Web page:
Picking the Parts and Pieces- (decisions, decisions…)

The devil’s in the details, as the saying goes…  all the theory is fine, but when it gets down to putting the rig together, how do you chose which bits and pieces are going to do the best for you?  Let’s look at how I, at least, approached building my bike.  For every builder there’s a different approach, of course, but this is how I did it, and basically as a result of the advice I got.

The first decision I made was the motor.  Let’s, for the sake of discussion, say we want something cool and fast, like the Agni 95R- a pretty standard motor in any of the faster bikes out there.  If you go to the performance specifications, you’ll see it’s rated at 220 amp continuous.  Based on that, and what other bikes and builders are running, it seems like a good idea to run a system capable of handling 400 amps or so.  This will determine the rating of the controller, the fusing and the cabling.  In a similar system, I run 4 ga. welding cable and a 300 amp fuse.  My controller is rated at 400 amps.  This is also based on running a specific voltage- in most cases, for a bike, you’re looking at 72V or 96V- at least for a PMDC motor.  The Agni can handle up to 96, so let’s figure on that.

Let’s consider the controller.  On the FAQ page, Agni talks about the various applications and suggestions for controllers- that’s a great place to start.  Another resource is the EV Album page– just about everyone who’s built anything is here- and you can see what they’ve used.  You can even do a search via Google specifying your motor limited to the EV Album site, and see every listing.

Another little trail of breadcrumbs you can follow is to look at suppliers’ pages.  Here is the Electric Motorsport page, where they list a kit that includes the motor, controller, even the throttle and other stuff.

Let’s say I want to look at something that I haven’t found out there…  I can go to the Alltrax AXE page, for example, and go through the specs- I don’t find anything that’s over 72V.  A quick look at the Kelly site gives you what they have too- nothing that is 96V, and 400 amp capacity.  At this point, I even start reconsidering my idea to run this at 96V- it seems like it’s a lot more common to run lower voltage, so the stuff will be cheaper and probably more reliable.

Here, on Motorcycle News, is a spec for the Mavizen bike- 96V, but described as a Kelly/Mavizen controller- sounds like a box built custom by Kelly for Mavizen.  I suspect we’re looking at some big bucks if we want to stay with the 96V.  But 96V means a faster bike.  Speed costs money.

As far as the contactor goes, that’s just needing to handle the voltage and current.  A 72V bike needs a 72V contactor, like that…  again, some place like Cloud Electric will show you a good listing. A contactor is pretty simple- just a big relay- but is crucial to protecting the entire system in the case of a runaway meltdown.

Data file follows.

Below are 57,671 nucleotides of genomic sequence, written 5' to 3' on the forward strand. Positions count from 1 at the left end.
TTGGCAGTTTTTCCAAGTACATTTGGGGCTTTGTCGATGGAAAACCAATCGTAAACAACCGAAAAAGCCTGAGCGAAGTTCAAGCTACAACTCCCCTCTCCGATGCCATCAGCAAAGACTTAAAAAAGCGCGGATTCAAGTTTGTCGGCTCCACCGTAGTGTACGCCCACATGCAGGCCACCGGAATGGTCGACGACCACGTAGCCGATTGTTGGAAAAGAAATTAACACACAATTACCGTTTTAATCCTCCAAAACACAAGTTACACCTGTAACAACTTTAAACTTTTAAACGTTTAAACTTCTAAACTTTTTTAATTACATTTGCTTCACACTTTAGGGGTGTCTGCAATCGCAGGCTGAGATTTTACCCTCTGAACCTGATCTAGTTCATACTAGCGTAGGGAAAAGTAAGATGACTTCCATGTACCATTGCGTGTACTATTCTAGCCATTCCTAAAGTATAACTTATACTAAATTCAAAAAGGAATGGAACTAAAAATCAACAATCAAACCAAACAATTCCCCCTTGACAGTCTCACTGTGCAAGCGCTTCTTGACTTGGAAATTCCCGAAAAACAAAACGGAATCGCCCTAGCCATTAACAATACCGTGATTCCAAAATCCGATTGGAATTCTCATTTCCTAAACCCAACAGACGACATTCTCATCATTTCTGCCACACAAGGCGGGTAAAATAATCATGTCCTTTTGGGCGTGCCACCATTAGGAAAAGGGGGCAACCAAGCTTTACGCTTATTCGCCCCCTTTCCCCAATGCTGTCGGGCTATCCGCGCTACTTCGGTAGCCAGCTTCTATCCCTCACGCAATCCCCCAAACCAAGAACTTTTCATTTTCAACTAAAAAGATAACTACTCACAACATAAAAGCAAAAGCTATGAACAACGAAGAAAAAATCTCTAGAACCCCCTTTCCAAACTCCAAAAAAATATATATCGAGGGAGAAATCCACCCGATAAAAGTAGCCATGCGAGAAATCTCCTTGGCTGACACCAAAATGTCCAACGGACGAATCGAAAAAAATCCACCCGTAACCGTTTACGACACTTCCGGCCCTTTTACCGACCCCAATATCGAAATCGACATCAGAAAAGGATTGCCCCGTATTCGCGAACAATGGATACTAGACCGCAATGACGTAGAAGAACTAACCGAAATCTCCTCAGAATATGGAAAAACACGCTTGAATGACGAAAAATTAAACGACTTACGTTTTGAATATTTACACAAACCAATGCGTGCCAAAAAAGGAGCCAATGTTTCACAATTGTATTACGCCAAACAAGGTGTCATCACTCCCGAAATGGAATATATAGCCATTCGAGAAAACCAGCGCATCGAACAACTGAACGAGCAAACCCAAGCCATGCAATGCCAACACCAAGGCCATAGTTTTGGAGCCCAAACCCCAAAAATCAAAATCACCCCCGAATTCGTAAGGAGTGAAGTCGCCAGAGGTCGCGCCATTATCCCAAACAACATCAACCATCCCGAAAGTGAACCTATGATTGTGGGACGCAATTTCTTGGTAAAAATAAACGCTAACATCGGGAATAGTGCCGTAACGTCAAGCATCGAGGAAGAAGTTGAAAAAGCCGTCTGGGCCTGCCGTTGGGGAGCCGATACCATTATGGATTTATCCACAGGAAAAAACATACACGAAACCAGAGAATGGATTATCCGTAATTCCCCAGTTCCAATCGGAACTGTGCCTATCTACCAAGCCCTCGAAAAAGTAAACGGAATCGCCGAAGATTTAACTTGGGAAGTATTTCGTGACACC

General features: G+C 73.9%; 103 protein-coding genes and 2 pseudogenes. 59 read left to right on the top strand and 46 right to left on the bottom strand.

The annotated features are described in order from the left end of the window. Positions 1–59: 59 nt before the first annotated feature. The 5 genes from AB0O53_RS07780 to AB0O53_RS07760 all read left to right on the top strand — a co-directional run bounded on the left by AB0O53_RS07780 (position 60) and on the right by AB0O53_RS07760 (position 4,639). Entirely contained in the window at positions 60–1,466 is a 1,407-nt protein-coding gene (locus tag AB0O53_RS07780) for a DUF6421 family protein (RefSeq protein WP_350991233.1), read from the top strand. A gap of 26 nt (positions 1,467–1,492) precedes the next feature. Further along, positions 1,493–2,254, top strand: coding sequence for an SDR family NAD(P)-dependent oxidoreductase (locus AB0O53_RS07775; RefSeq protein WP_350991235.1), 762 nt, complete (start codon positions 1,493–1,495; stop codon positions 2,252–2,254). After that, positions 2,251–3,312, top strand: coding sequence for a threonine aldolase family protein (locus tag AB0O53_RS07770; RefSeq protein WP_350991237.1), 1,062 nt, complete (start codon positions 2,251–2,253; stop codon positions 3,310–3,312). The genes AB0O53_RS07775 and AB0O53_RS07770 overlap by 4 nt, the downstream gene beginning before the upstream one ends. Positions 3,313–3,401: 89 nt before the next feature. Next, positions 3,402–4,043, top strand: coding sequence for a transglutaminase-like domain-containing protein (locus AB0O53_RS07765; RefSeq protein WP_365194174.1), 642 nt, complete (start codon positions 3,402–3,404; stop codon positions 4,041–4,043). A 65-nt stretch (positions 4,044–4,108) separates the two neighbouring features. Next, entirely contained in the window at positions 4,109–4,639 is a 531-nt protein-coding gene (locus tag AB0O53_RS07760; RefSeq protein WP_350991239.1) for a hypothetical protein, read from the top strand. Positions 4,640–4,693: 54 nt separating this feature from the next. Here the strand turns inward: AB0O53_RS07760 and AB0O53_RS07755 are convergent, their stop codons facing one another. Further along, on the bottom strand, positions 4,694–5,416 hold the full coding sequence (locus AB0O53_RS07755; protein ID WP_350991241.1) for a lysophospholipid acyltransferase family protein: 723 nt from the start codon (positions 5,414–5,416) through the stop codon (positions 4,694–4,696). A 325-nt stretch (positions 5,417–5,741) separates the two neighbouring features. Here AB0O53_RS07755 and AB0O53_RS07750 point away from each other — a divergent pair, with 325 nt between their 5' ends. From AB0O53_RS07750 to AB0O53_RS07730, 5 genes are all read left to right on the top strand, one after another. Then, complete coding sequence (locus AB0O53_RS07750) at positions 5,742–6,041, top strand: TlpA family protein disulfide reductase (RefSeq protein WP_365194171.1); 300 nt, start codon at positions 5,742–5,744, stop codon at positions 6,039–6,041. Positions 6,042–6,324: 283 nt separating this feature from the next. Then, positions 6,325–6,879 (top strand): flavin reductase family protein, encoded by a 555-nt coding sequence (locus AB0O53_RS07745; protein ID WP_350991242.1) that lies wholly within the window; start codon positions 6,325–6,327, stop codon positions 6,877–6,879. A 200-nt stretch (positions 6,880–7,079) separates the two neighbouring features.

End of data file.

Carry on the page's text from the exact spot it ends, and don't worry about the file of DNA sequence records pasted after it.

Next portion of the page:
Switches and such- it’s a really good idea to run some basic high-current main cutoff switch to the battery pack- both as a simple, practical way to assure the system is unpowered, but also as a safety interlock- keeping observers and would-be uninvited riders from hurting themselves.  This thing, $15 from Cloud Electric, only $8 or so from PepBoys- does the trick.

The one thing you see lots of questions about is the kill switch, or the switch for turning on the contactor.  Most wiring diagrams have a main cutoff, then an on-off switch for the contactor.

The temptation is to use the stock motorcycle key switch- a very bad idea.  Those switches are not made to handle high voltage above the stock 12V, and will probably melt quite dramatically if you feed them 72V.

You can do a few things.  If you want to use the 12V key switch, you can wire it to a standard 12V automotive relay that will handle 72V.  Or, you can run a handlebar mount rocker-type kill switch that can take the 72V.  I used this, from Trailtech.

This just in- the final word on switch selection.  Read it here.  The bottom line?  Read the label, and use a switch that is rated for exactly what you want to use it for.  Needless to say, I’m rethinking my switches…

The startup procedure goes like this- flip the main cutoff switch on.  Turn on my 12V lights and horn switch.  Then hit my handlebar kill switch, and the contactor snaps closed.  That feeds my battery pack to the controller, so the controller can feed my motor.  I’m ready to roll.

One other basic thing- a volt meter.  The voltage of the battery packs, and especially the voltage drop as you load the motor, is the best way to see the state of charge of the pack.  You honk on the pack, the volts drop dangerously low, then you know you’re running on empty.  I use a vintage panel-gauge style volt meter that runs up to 150V- the 72V pack runs it with the needle pointing to noon- it works fine, and has a kind of steampunky look to it.  That, and a few Ironman LEDs and what’s not to love?  I have a standard digital LED panel meter, but it changes numbers so fast it’s a little hard to track.

I also added a little LED that winks on when the pack voltage drops below about 40V, as a warning, that a buddy of mine David O’Brien, designed for me.  I like kind of a minimalist traditional motorcycle approach, but if you want to go all tech, it seems like the Cycle Analyst is the favorite panel of most builders.

Again, this is one perspective, and it’s probably the most simple approach.  When you add a BMS, various instrumentation and things like a DC-DC convertor, it gets a little more complex.  It does, however, work- and it’s a fine place to start.

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